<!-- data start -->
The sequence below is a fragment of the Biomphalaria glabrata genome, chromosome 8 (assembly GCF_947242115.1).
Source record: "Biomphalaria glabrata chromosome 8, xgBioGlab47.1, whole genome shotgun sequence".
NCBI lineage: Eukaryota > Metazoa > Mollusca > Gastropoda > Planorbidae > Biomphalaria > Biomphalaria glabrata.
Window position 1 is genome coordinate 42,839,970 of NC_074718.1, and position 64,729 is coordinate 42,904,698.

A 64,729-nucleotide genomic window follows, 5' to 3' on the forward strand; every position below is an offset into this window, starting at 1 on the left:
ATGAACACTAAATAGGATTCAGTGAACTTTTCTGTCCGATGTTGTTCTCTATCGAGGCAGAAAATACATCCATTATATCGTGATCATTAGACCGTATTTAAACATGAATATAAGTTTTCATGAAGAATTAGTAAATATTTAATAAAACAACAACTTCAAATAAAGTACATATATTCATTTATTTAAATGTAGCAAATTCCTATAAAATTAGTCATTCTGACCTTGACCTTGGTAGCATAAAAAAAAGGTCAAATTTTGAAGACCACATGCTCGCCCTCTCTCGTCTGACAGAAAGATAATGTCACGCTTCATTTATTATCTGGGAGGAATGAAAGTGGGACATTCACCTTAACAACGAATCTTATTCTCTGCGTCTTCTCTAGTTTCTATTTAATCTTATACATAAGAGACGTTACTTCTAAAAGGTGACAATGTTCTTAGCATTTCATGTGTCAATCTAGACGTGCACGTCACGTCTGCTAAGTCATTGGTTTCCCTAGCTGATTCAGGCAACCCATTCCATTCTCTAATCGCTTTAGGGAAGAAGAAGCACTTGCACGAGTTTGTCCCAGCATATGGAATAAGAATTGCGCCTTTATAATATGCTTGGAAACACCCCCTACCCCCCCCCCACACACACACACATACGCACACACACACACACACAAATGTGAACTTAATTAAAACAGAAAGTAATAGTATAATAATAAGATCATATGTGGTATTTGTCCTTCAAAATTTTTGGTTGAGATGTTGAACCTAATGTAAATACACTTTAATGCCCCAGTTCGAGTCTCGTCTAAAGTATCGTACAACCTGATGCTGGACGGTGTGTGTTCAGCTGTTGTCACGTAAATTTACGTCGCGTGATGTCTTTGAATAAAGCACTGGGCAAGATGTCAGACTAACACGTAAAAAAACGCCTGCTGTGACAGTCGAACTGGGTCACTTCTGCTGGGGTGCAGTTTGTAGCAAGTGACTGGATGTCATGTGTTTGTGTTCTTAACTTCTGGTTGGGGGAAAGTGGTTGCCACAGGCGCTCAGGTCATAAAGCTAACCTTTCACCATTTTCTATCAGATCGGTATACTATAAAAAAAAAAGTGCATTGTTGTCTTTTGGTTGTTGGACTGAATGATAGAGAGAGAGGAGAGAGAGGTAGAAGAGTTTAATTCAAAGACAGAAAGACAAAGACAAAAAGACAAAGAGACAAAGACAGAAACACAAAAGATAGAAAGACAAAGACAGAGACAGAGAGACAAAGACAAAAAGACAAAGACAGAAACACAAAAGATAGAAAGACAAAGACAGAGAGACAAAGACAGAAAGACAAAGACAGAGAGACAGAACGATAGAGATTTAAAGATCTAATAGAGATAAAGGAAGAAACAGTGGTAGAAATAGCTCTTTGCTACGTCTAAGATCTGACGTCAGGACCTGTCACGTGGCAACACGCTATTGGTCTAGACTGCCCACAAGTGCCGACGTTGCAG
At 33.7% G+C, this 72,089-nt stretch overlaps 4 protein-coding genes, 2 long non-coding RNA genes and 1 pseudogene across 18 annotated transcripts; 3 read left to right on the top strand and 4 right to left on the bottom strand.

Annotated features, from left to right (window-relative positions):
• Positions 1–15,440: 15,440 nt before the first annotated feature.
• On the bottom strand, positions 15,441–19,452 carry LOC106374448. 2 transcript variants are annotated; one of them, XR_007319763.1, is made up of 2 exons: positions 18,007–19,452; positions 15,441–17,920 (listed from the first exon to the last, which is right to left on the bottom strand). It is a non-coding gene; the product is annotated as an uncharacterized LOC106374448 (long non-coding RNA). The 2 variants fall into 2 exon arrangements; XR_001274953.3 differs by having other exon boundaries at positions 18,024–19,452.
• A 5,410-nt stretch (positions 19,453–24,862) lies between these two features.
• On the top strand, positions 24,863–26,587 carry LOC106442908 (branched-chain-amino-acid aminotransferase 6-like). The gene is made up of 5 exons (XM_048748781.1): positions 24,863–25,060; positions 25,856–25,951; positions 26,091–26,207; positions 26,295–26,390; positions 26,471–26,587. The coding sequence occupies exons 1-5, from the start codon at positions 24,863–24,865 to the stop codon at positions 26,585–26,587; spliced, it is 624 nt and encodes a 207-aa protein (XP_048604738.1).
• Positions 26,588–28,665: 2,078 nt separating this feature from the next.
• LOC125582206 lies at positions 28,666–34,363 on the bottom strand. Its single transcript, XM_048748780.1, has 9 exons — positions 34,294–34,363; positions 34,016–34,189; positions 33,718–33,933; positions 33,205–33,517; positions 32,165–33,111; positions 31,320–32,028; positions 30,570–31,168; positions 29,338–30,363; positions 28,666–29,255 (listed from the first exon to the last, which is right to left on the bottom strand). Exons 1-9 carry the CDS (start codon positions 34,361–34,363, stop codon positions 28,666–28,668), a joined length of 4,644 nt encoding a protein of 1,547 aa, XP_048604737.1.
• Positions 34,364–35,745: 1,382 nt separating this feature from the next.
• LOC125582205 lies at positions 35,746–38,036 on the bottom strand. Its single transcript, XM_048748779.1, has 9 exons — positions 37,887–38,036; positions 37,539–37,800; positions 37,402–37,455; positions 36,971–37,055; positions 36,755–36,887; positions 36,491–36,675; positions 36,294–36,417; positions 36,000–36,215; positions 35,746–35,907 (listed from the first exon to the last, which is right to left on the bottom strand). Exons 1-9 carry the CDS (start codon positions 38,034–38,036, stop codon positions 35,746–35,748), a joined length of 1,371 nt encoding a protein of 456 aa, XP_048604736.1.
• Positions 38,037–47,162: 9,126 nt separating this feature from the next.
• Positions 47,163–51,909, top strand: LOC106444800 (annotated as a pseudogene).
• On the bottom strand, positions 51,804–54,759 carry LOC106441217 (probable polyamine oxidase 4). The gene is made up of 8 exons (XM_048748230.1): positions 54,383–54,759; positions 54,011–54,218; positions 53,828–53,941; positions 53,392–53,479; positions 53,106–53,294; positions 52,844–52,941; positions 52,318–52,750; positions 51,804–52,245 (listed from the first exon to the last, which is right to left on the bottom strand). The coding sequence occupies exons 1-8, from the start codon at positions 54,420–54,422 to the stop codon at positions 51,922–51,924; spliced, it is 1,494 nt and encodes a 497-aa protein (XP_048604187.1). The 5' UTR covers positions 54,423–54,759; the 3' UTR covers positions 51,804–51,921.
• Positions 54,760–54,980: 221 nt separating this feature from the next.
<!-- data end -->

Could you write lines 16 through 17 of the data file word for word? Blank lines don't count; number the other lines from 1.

• LOC125582205 lies at positions 35,746–38,036 on the bottom strand. Its single transcript, XM_048748779.1, has 9 exons — positions 37,887–38,036; positions 37,539–37,800; positions 37,402–37,455; positions 36,971–37,055; positions 36,755–36,887; positions 36,491–36,675; positions 36,294–36,417; positions 36,000–36,215; positions 35,746–35,907 (listed from the first exon to the last, which is right to left on the bottom strand). Exons 1-9 carry the CDS (start codon positions 38,034–38,036, stop codon positions 35,746–35,748), a joined length of 1,371 nt encoding a protein of 456 aa, XP_048604736.1.
• Positions 38,037–47,162: 9,126 nt separating this feature from the next.